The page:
Retrofit — How to use OkHttp 3 with Retrofit 1

The latest release of Retrofit 1 (1.9.0) directly depends on OkHttp 2.2.0. For Retrofit 2, the developers introduced multiple breaking changes, because Retrofit in its second major release actually uses OkHttp instead of working with and around it. That means, OkHttp got a lot attention and improvements in regard to functionality and stability. Also, the third major version was just released!

This guide will show you how to make use of OkHttp 3 even though you’re bound to Retrofit 1.

Retrofit Series Overview

  1. Ignore Response Payload with Call<Void> (Coming soon)
  1. Simple Error Handling
  2. Error Handling for Synchronous Requests (Coming soon)
  3. Catch Server Errors Globally with Response Interceptor (Coming soon)
  4. How to Detect Network and Conversion Errors in onFailure (Coming soon)
  1. Callbacks (Coming soon)
  2. Annotations (Coming soon)
  3. Fluent Interface with Builders (Coming soon)


At first you need to add OkHttp 3 to your project. At the time of writing this post, OkHttp 3 was just released, that
means we can directly use the fresh baked cookie :)

Furthermore, you’ll need the wrapper class from Jake Wharton’s retrofit1-okhttp3-client repository on GitHub. Jake already released the client code and you can directly make use of this little helper by importing the Gradle or Maven library. The following code snippets show you the required imports to make Retrofit 1 work with OkHttp 3.


compile 'com.squareup.retrofit:retrofit:1.9.0'  
compile 'com.squareup.okhttp3:okhttp:3.0.0'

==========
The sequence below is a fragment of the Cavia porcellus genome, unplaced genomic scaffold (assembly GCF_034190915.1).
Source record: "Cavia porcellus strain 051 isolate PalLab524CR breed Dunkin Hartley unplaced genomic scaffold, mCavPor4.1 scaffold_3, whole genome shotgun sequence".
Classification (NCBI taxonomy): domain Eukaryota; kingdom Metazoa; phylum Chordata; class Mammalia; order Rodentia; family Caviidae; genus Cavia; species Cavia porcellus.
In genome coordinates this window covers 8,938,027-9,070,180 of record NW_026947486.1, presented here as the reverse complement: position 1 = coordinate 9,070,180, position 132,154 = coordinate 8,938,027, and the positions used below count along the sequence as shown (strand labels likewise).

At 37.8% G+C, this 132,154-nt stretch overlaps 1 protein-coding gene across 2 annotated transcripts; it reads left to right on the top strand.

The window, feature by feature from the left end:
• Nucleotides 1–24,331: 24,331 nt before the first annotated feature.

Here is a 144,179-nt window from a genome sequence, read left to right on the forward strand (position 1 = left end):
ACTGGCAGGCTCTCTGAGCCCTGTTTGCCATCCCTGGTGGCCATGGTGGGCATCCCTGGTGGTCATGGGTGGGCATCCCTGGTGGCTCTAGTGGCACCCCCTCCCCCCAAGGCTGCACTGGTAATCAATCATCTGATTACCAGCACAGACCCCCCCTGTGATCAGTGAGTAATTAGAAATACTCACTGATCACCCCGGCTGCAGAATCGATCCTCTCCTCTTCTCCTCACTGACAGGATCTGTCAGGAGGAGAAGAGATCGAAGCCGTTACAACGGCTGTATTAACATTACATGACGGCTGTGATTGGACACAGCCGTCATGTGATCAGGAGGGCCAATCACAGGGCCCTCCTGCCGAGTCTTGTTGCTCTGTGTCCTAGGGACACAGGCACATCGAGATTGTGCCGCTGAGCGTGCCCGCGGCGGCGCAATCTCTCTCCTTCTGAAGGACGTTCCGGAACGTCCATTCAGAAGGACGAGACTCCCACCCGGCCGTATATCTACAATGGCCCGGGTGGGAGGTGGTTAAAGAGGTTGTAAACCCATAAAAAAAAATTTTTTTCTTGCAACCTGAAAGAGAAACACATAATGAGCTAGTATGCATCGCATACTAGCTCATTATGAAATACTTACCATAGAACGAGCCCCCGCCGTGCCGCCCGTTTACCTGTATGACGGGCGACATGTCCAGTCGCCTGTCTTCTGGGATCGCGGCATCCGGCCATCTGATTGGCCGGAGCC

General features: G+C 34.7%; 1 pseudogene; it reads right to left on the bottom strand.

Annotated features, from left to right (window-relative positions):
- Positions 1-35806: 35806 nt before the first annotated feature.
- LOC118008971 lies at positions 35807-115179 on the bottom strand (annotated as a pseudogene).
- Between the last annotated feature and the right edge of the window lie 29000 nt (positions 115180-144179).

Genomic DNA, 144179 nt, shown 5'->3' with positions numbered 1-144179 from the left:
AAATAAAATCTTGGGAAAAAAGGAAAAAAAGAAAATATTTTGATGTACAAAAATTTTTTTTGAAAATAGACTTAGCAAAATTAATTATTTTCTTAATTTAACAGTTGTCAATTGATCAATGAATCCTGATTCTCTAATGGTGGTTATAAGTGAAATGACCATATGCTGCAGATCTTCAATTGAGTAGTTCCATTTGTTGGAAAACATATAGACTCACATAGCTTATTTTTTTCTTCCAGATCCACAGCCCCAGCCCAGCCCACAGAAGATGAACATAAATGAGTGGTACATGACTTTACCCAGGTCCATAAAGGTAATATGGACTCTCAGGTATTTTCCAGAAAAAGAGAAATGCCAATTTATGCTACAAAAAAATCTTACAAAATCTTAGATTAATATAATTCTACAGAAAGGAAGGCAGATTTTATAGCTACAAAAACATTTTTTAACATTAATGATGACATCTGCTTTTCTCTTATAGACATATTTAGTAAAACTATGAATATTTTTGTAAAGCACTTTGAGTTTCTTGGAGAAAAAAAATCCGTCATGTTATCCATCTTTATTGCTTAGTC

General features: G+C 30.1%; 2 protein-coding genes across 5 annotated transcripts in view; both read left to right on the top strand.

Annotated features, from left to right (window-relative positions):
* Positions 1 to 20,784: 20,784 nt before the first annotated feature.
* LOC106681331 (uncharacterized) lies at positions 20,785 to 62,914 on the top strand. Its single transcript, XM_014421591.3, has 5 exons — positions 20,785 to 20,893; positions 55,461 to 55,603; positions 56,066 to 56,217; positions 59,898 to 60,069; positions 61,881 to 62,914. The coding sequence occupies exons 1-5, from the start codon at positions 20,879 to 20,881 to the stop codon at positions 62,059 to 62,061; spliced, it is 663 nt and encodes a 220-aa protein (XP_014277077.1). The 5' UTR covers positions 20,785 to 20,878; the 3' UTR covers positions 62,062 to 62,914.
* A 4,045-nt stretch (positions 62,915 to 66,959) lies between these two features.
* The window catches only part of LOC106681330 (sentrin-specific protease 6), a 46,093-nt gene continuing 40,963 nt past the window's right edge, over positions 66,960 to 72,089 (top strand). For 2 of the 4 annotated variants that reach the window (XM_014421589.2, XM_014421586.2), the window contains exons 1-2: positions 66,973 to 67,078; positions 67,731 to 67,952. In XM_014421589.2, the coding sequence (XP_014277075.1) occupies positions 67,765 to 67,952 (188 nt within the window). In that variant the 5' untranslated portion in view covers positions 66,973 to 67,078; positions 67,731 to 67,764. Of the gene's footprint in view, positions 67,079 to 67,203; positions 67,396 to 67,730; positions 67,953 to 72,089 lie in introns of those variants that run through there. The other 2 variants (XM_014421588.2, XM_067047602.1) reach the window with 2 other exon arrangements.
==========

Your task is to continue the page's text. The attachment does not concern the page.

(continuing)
compile 'com.jakewharton.retrofit:retrofit1-okhttp3-client:1.0.2'  



Use OkHttp 3 Client in RestAdapter

After adding the dependencies to your build.gradle file and finishing the synchronization, you’re ready to plug in the OkHttp 3 client.

The setClient() method on the RestAdapter.Builder expects a Client implementation. Within OkHttp 2, the implementation was called OkClient. For OkHttp 3, Jake Wharton named it Ok3Client and that’s exactly the only thing to change. We just need to pass an Ok3Client object as the parameter for the setClient method.

RestAdapter.Builder builder = new RestAdapter.Builder()  
        .setClient(new Ok3Client(new OkHttpClient()))

Keep an eye on the OkHttpClient and make sure you’re using the OkHttp 3 version. Because OkHttp introduces the new group id called com.squareup.okhttp3 you’re able to have OkHttp 2 and 3 within your project. The Ok3Client implements the required Client interface, which means there’s nothing more to do than enjoy the new features and improvements of OkHttp 3.

OkHttp 3 Advantages and Features

With the update to OkHttp 3, you’re able to pick up and use the functionality like powerful interceptors. The thing you need to do is using your OkHttpClient for request and response interception instead of Retrofit’s interceptor.

The following code block outlines how to use an OkHttp 3 client with added interceptors and an Authenticator. The advantage in regard to Retrofit’s interceptor is, that you can add multiple of them and not just one.

OkHttpClient.Builder httpBuilder = new OkHttpClient.Builder();

// add interceptors
httpBuilder.addInterceptor(/** Your Interceptor **/)  
httpBuilder.addNetworkInterceptor(/** Your Network Interceptor **/)  
httpBuilder.authenticator(/** Your Authenticator **/)

// create the OkHttpClient instance from httpBuilder
OkHttpClient client =;

RestAdapter.Builder builder = new RestAdapter.Builder()  
        .setClient(new Ok3Client(client))

We hope that helps to understand how adding OkHttp 3 to your Retrofit 1 project can improve your project’s quality and enables new powerful possibilites (OkHttp 3 interceptors are really powerful!) with the advantages of OkHttp 3.

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